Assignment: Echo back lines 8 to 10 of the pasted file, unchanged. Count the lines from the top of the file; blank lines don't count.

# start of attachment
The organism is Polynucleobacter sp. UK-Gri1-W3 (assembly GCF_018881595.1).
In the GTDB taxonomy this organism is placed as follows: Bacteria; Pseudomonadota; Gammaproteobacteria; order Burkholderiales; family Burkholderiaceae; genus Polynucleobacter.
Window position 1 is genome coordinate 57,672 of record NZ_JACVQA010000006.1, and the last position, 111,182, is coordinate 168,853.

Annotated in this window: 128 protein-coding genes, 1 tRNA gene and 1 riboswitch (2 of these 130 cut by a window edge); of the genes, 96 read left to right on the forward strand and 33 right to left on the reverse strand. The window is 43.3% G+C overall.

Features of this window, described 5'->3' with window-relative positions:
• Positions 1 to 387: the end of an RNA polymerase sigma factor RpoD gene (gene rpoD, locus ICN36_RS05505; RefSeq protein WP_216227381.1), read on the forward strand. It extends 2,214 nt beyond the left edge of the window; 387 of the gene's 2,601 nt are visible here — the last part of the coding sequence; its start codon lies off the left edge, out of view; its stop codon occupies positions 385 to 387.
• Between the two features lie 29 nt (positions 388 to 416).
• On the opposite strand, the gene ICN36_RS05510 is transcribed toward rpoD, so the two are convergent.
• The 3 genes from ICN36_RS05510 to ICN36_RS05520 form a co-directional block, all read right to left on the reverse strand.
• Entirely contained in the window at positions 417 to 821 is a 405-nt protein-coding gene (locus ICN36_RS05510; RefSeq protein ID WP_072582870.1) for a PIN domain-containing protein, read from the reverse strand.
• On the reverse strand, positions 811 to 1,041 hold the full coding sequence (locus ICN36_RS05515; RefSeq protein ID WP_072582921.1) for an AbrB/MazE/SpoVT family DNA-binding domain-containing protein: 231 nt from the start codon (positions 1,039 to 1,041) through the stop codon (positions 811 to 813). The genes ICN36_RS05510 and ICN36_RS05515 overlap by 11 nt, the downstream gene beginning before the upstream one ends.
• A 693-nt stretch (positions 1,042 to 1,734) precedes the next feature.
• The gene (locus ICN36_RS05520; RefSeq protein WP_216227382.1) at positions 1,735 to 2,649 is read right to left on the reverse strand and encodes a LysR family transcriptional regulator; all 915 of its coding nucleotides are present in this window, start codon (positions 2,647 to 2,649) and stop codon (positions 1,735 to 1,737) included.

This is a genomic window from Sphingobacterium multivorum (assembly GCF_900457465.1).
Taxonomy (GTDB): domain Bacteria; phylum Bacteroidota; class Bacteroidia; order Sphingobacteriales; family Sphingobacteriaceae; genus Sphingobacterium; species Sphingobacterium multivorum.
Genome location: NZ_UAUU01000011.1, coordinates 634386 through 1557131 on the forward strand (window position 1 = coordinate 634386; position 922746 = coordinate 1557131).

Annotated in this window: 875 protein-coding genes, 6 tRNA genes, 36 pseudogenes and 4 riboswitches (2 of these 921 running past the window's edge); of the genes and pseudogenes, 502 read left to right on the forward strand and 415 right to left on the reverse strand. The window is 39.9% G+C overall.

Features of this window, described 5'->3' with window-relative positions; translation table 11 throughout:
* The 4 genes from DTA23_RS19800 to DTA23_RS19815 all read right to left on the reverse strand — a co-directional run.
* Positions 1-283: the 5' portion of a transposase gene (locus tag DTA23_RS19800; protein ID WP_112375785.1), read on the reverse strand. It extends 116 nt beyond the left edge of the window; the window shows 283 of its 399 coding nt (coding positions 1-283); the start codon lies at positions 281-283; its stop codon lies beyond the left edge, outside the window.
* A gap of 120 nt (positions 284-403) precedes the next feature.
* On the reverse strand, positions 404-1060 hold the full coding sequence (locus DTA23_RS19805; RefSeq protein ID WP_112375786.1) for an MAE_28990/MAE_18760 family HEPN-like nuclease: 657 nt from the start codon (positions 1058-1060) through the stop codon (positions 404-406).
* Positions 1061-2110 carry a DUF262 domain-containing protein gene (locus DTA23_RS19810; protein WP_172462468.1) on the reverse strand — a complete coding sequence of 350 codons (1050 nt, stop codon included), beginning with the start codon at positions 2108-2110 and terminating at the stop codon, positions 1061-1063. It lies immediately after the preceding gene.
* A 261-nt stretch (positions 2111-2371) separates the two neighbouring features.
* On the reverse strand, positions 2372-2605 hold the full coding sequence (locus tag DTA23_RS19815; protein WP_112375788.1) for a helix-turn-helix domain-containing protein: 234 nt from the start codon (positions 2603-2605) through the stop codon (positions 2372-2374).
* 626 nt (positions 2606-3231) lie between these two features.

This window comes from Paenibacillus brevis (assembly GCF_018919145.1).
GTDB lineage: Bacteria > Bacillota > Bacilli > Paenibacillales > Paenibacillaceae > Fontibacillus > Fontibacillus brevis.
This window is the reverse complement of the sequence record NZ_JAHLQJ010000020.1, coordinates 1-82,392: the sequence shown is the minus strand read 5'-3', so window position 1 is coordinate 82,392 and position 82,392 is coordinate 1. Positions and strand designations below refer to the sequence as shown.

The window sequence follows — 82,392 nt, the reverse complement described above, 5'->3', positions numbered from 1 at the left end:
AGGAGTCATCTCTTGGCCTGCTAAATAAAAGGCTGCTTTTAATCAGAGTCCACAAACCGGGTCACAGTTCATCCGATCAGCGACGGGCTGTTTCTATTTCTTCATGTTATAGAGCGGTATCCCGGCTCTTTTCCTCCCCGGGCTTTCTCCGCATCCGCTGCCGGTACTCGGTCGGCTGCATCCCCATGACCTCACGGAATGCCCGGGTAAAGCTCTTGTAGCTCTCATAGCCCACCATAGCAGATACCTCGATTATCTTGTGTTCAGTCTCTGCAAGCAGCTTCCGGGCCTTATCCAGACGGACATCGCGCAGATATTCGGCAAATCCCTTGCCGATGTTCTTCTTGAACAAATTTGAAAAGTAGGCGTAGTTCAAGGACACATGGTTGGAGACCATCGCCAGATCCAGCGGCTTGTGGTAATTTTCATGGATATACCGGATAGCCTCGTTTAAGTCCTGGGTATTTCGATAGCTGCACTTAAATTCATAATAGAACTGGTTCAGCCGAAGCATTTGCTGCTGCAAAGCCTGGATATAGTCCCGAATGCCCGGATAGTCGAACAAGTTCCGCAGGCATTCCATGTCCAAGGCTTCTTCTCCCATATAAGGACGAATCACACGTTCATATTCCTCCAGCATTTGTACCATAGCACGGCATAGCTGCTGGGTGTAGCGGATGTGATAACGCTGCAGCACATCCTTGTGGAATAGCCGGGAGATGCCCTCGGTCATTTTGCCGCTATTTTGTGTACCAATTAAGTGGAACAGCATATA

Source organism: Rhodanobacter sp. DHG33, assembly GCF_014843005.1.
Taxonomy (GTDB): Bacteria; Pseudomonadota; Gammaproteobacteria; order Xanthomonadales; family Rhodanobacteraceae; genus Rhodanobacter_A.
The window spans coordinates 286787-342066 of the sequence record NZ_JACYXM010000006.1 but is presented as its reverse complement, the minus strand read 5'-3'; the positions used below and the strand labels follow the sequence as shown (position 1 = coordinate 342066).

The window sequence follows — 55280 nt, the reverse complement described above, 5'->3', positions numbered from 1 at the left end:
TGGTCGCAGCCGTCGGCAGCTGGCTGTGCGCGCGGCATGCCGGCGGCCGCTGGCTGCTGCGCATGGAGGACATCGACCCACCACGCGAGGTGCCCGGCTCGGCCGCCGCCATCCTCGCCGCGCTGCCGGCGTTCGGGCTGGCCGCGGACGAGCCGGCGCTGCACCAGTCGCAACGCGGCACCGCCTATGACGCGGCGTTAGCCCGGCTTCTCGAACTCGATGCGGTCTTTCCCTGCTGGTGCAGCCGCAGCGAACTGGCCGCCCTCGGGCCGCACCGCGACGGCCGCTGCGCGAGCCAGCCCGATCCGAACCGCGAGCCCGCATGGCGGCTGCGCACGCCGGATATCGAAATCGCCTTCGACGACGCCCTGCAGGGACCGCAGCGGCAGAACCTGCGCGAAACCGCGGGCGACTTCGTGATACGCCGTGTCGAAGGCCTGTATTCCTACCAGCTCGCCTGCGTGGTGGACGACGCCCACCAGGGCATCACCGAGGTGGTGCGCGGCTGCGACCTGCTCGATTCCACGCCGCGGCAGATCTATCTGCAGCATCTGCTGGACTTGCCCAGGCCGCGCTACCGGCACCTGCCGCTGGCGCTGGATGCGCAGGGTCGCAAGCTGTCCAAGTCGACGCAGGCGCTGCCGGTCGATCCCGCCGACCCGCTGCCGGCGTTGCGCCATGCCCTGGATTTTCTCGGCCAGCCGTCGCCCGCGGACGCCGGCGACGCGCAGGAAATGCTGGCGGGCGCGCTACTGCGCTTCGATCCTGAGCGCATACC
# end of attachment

• On the opposite strand, the gene ICN36_RS05510 is transcribed toward rpoD, so the two are convergent.
• The 3 genes from ICN36_RS05510 to ICN36_RS05520 form a co-directional block, all read right to left on the reverse strand.
• Entirely contained in the window at positions 417 to 821 is a 405-nt protein-coding gene (locus ICN36_RS05510; RefSeq protein ID WP_072582870.1) for a PIN domain-containing protein, read from the reverse strand.